2013 - 2014 LEGISLATURE
ASSEMBLY SUBSTITUTE AMENDMENT 2,
TO ASSEMBLY BILL 379
February 19, 2014 - Offered by Representative Steineke.
1An Act to repeal
115.38, 118.42 (2) and 118.42 (3) (b); to renumber
115.28 (12) 2
(title) and 118.40 (5); to renumber and amend
115.28 (12) (a), 115.28 (12) (ag) 3
(intro.), 115.28 (12) (ag) 1. and 2. and 115.28 (12) (b); to amend
20.255 (1) (e), 4
20.255 (1) (he), 115.001 (1), 115.775 (1), 118.125 (4), 118.40 (2r) (b) 1. (intro.), 5
118.40 (2r) (b) 2., 118.40 (2r) (b) 2m., 118.40 (2r) (b) 4., 118.40 (2r) (bm), 118.40 6
(2r) (cm), 118.40 (2r) (d) (intro.), 118.40 (3) (b), 118.40 (3) (e), 118.40 (4) (c), 7
118.42 (title), 118.42 (3) (c) 1. (intro.), 118.42 (3) (c) 2., 118.42 (4), 118.60 (10) (c), 8
118.60 (10) (d), 119.04 (1), 119.23 (10) (c), 119.23 (10) (d), 121.006 (2) (d) and 9
121.02 (1) (o); and to create
15.377 (5), 20.255 (3) (fm), 115.383 (4), 115.383 (5), 10
115.385 (3), 115.39, 118.40 (5) (b), 118.425, 118.60 (9m), 119.23 (9m) and 120.12 11
(26) of the statutes; relating to: the student information system, a school and
1school district accountability system, low-performing schools, charter school
2contracts, pupil records, and creating the academic accountability council.
Analysis by the Legislative Reference Bureau
Student information system
Current law directs the Department of Public Instruction (DPI) to develop a
proposal for a multiple-vendor student information system (SIS). DPI must submit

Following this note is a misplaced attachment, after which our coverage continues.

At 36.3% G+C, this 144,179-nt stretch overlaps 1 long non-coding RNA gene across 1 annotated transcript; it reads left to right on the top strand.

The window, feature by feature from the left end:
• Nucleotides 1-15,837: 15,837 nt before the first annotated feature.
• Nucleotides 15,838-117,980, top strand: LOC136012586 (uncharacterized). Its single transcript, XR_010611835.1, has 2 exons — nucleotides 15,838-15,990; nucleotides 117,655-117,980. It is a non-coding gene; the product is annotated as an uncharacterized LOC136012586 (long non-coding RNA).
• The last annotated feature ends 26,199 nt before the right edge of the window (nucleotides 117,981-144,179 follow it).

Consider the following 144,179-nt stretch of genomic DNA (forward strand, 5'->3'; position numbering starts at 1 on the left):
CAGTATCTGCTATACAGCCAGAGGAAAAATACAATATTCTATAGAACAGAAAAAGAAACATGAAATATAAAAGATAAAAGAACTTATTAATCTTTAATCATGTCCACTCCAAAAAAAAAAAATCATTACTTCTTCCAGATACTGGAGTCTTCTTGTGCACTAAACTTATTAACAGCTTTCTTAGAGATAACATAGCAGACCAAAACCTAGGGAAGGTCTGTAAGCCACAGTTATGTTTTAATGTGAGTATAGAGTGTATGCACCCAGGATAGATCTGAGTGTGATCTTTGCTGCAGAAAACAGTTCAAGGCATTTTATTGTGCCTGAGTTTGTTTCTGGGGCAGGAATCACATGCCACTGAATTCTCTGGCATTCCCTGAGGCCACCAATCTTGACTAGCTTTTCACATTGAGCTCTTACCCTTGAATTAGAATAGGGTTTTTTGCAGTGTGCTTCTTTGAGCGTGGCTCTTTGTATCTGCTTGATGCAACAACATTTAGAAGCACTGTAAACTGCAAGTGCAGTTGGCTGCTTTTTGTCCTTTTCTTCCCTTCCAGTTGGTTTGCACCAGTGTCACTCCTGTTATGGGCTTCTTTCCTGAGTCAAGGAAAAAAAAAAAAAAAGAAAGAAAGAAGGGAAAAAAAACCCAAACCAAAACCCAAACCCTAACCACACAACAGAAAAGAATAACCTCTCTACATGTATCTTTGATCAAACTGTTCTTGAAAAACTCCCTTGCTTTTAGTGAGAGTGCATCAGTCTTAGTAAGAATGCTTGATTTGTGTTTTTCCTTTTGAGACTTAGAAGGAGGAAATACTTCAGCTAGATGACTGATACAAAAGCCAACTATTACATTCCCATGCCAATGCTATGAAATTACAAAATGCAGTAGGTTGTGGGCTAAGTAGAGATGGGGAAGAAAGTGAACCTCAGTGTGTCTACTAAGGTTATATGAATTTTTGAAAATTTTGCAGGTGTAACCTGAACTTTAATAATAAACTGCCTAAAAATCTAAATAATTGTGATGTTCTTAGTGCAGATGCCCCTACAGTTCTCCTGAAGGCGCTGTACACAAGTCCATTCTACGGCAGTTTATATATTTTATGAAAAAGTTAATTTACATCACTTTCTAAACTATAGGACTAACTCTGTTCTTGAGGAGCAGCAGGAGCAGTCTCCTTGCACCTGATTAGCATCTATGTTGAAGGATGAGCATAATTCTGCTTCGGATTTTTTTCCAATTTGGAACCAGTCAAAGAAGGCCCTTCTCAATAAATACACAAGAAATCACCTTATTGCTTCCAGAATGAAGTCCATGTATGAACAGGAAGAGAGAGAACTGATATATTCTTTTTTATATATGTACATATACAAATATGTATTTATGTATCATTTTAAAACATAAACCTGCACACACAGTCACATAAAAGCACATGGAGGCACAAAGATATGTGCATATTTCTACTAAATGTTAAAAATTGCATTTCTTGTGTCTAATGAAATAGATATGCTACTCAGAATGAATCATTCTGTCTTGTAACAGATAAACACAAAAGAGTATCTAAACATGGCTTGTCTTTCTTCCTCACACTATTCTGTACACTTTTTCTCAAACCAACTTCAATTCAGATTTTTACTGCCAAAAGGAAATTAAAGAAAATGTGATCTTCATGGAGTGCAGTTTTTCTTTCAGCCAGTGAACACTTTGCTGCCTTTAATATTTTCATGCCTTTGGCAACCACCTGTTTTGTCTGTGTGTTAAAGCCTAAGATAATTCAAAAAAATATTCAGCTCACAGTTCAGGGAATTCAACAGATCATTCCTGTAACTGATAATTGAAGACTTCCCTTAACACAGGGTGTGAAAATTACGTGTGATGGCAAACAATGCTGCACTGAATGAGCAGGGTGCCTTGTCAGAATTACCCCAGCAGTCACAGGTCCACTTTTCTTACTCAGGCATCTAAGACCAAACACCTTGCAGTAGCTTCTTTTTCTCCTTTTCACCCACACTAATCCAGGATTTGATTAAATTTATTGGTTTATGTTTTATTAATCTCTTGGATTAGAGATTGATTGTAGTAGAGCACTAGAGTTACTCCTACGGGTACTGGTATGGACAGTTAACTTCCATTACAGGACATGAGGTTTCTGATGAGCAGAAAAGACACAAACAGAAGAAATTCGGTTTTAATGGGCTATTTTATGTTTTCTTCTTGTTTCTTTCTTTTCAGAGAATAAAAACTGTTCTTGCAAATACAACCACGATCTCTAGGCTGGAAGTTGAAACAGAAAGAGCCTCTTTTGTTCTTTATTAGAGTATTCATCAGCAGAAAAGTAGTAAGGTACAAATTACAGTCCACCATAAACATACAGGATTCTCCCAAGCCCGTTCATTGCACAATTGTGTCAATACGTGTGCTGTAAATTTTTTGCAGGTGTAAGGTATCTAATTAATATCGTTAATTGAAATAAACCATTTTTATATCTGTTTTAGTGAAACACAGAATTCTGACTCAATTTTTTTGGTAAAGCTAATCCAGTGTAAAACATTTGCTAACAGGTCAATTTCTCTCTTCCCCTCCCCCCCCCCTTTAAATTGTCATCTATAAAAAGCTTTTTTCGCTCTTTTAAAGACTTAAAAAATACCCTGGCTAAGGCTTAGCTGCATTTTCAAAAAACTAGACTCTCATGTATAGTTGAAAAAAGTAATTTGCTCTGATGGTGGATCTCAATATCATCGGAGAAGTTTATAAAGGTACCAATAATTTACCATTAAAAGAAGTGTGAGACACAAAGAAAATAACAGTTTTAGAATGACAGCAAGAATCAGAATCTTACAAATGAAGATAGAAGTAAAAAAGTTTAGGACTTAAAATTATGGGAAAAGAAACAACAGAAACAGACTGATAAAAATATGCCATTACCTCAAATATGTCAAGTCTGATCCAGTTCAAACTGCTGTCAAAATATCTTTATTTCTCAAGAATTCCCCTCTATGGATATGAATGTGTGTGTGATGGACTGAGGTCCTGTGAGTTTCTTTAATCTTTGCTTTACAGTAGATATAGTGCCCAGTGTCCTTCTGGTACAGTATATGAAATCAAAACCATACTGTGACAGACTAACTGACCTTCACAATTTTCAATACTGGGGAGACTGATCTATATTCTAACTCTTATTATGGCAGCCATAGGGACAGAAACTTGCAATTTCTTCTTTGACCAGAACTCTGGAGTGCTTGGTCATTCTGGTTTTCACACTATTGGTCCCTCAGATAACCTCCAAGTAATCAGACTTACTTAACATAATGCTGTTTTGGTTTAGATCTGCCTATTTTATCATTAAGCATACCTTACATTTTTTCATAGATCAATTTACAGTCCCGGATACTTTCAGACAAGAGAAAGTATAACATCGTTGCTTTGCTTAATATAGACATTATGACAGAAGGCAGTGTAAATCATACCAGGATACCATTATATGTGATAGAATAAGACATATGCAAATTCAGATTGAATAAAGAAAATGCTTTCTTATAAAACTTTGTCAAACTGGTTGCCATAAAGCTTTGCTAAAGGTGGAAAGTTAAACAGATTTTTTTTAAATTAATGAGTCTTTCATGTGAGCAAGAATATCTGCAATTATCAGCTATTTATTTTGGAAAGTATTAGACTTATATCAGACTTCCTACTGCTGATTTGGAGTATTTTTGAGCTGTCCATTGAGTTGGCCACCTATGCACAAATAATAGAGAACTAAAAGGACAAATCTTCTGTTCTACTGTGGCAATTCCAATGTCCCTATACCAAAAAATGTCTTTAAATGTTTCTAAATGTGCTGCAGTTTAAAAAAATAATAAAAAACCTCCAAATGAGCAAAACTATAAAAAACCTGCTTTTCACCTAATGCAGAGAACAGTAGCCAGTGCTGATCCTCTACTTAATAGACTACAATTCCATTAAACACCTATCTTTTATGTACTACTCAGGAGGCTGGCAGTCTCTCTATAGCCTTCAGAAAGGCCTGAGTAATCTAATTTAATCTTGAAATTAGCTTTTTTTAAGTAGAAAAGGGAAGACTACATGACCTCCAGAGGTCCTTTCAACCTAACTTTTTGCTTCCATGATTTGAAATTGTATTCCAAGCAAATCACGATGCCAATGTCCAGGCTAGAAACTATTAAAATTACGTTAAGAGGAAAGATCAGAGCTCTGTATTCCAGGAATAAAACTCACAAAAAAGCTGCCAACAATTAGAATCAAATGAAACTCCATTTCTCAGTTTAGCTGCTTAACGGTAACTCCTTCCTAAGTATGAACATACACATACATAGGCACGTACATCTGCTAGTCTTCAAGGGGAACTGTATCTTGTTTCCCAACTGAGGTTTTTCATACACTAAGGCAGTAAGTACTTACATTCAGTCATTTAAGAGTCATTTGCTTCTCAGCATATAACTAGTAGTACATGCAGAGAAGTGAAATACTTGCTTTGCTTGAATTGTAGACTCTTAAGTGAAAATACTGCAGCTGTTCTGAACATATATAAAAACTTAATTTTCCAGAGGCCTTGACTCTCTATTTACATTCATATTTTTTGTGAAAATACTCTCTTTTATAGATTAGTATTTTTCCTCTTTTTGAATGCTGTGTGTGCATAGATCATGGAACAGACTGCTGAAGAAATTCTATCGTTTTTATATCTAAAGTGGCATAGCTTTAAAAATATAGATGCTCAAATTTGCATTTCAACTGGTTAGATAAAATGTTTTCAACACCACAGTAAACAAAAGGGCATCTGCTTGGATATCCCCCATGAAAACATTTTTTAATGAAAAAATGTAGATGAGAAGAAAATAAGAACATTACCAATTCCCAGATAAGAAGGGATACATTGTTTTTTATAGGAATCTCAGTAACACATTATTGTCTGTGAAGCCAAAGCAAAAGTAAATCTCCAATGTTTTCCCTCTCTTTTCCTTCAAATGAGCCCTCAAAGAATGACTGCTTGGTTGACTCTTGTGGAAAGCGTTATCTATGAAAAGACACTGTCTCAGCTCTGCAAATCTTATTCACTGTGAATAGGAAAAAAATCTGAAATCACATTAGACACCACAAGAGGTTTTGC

the proposal to the Joint Committee on Finance (JCF) for its approval. If JCF
approves the proposal, DPI must implement it and must ensure that information
about pupils enrolled in charter schools and about pupils enrolled in private schools
participating in a parental choice program (PCP) is collected and maintained in the
SIS. Current law also provides that if the SIS is established, DPI must ensure that
within five years, every school district and every charter school is using the SIS, and
that every private school participating in a PCP is either using the SIS or is using
a system that is interoperable with the SIS. Current law authorizes DPI to
promulgate rules establishing a fee for use of the SIS.
This substitute amendment provides that if the SIS is established, DPI must
ensure that within five years, every school district and every charter school, other
than an independent charter school, is using the system. The substitute amendment
also provides that, beginning in the 2015-16 school year, DPI must ensure that every
independent charter school and every private school participating in a PCP is either
using the SIS or is using a system that is commercially available, capable of
providing the information required, and able to obtain pupil identification numbers.
If the SIS is established, the substitute amendment allows DPI to promulgate rules
establishing a fee for using the SIS. However, the rules are not effective unless JCF